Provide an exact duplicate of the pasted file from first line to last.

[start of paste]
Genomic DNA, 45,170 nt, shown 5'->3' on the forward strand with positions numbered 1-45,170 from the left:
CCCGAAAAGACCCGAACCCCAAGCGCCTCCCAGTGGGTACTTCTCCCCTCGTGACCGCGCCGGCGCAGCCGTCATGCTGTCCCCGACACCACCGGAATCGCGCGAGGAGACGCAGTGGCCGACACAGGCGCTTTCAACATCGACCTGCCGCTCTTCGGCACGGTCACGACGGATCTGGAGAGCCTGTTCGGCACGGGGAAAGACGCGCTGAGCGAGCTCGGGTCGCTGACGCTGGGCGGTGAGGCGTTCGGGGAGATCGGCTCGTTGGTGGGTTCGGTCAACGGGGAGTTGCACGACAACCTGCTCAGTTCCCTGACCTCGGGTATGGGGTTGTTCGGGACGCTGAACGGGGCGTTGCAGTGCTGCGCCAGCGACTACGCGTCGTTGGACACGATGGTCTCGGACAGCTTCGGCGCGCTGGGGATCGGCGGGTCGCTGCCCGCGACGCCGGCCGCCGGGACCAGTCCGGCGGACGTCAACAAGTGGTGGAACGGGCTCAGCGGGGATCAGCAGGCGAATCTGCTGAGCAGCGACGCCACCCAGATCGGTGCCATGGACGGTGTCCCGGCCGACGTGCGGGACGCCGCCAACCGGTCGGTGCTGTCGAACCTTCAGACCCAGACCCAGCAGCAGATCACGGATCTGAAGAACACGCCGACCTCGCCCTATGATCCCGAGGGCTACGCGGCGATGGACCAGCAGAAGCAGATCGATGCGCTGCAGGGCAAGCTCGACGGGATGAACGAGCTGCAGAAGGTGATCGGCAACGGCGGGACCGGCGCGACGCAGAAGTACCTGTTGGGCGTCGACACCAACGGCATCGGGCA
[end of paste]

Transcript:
Genomic DNA, 45,170 nt, shown 5'->3' on the forward strand with positions numbered 1-45,170 from the left:
CCCGAAAAGACCCGAACCCCAAGCGCCTCCCAGTGGGTACTTCTCCCCTCGTGACCGCGCCGGCGCAGCCGTCATGCTGTCCCCGACACCACCGGAATCGCGCGAGGAGACGCAGTGGCCGACACAGGCGCTTTCAACATCGACCTGCCGCTCTTCGGCACGGTCACGACGGATCTGGAGAGCCTGTTCGGCACGGGGAAAGACGCGCTGAGCGAGCTCGGGTCGCTGACGCTGGGCGGTGAGGCGTTCGGGGAGATCGGCTCGTTGGTGGGTTCGGTCAACGGGGAGTTGCACGACAACCTGCTCAGTTCCCTGACCTCGGGTATGGGGTTGTTCGGGACGCTGAACGGGGCGTTGCAGTGCTGCGCCAGCGACTACGCGTCGTTGGACACGATGGTCTCGGACAGCTTCGGCGCGCTGGGGATCGGCGGGTCGCTGCCCGCGACGCCGGCCGCCGGGACCAGTCCGGCGGACGTCAACAAGTGGTGGAACGGGCTCAGCGGGGATCAGCAGGCGAATCTGCTGAGCAGCGACGCCACCCAGATCGGTGCCATGGACGGTGTCCCGGCCGACGTGCGGGACGCCGCCAACCGGTCGGTGCTGTCGAACCTTCAGACCCAGACCCAGCAGCAGATCACGGATCTGAAGAACACGCCGACCTCGCCCTATGATCCCGAGGGCTACGCGGCGATGGACCAGCAGAAGCAGATCGATGCGCTGCAGGGCAAGCTCGACGGGATGAACGAGCTGCAGAAGGTGATCGGCAACGGCGGGACCGGCGCGACGCAGAAGTACCTGTTGGGCGTCGACACCAACGGCATCGGGCA